Gates invests £3 billion to eliminate malaria

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Up close a mosquito sucking blood
Up close a mosquito sucking blood
iStock

Chancellor George Osborne and Gates announced £3 billion (R70 billion) in funding over the next five years for research and to support efforts to eliminate the mosquito-borne disease, in a joint article in The Times.

Significant progress

"When it comes to human tragedy, no creature comes close to the devastation caused by the mosquito," the two wrote.

"We both believe that a malaria-free world has to be one of the highest global health priorities."

The fund would be made up of £500 million a year from Britain's overseas aid budget for the next five years, as well as $200 million this year from The Gates Foundation, with more donations to follow.

Read: 7 things worth knowing about mosquitoes

There were 438,000 malaria deaths in 2015, most of them of children aged under five, and the majority of them in Africa, according to the World Health Organisation.

Efforts to control the disease have made significant progress in the last 15 years, but are threatened by the spread of resistance to antimalarial drugs and to insecticide, the WHO said in its World Malaria Report 2015.

"If new insecticides are not introduced by 2020, the situation will become critical and deaths could surge," Osborne and Gates wrote, adding that fighting diseases required collaboration between private companies, governments and charities.

"We are optimistic that in our lifetimes we can eradicate malaria and other deadly tropical diseases, and confront emerging threats, making the world a safer place for all," the article concluded.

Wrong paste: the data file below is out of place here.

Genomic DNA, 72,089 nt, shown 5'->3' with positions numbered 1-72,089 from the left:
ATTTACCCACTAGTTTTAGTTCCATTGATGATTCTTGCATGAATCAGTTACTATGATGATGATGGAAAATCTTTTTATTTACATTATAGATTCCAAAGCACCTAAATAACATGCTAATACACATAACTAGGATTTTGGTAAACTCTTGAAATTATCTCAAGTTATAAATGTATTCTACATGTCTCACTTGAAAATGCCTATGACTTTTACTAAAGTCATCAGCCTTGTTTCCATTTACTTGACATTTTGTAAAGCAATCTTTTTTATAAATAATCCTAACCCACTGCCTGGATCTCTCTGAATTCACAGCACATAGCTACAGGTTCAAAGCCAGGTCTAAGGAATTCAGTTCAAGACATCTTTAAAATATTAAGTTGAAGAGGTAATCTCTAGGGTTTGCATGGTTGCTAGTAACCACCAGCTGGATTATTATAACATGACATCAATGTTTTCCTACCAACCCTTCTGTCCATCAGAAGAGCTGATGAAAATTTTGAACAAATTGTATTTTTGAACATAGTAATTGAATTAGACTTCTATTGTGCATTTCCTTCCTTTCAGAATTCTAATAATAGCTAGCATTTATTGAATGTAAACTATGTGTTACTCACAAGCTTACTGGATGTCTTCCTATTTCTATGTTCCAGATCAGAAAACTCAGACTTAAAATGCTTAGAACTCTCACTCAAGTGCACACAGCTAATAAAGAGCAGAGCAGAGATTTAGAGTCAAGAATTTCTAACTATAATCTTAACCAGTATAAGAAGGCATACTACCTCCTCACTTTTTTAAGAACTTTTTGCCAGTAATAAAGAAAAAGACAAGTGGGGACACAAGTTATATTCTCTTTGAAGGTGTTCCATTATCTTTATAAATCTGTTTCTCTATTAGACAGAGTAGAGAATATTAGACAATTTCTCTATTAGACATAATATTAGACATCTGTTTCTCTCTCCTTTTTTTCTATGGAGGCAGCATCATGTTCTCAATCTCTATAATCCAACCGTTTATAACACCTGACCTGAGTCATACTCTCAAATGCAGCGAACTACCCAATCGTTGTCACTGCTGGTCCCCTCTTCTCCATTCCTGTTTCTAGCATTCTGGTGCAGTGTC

Read: Malaria – one mosquito bite can kill you

Vaccine trials

Microsoft co-founder Gates has turned his attention from software to fighting disease and other ills around the world with his wife, under the auspices of the Bill and Melinda Gates Foundation.

The charity has disbursed more than $28 billion and provided funding for the world's most clinically advanced malaria vaccine, Mosquirix developed by GlaxoSmithKline.

Mosquirix, or RTS,S, is the first malaria vaccine to reach Phase III clinical testing the final stage before market approval and the first to be assessed by regulators. It received a nod from European regulators in July.

A WHO expert panel in October recommended pilot roll-outs of the vaccine to young children in several areas of sub-Saharan Africa, before considering wider use.

See: Interactive malaria map for South Africa

The WHO is expected to follow the panel's recommendations, which could result in Mosquirix becoming the first licensed vaccine against a parasitic disease. But a decision still lies a way off.

In April last year, the results of a years-long trial with 15,500 children in seven African countries were published in The Lancet medical journal announcing mixed success.

Only around a third of the children who received the vaccine were protected for the full duration of the trial, researchers found.

But even so, the vaccine has the potential to prevent millions of cases and could save thousands of lives.

The new announcement comes days after the philanthropist Gates revealed plans for a $100 million scheme to cut malnutrition in Nigeria.

Read more:

Limpopo reports rash of malaria cases

Slower-than-average malaria declines in Africa

Swaziland likely to be first to eliminate malaria in southern Africa

Image: Up close a mosquito sucking blood from iStock

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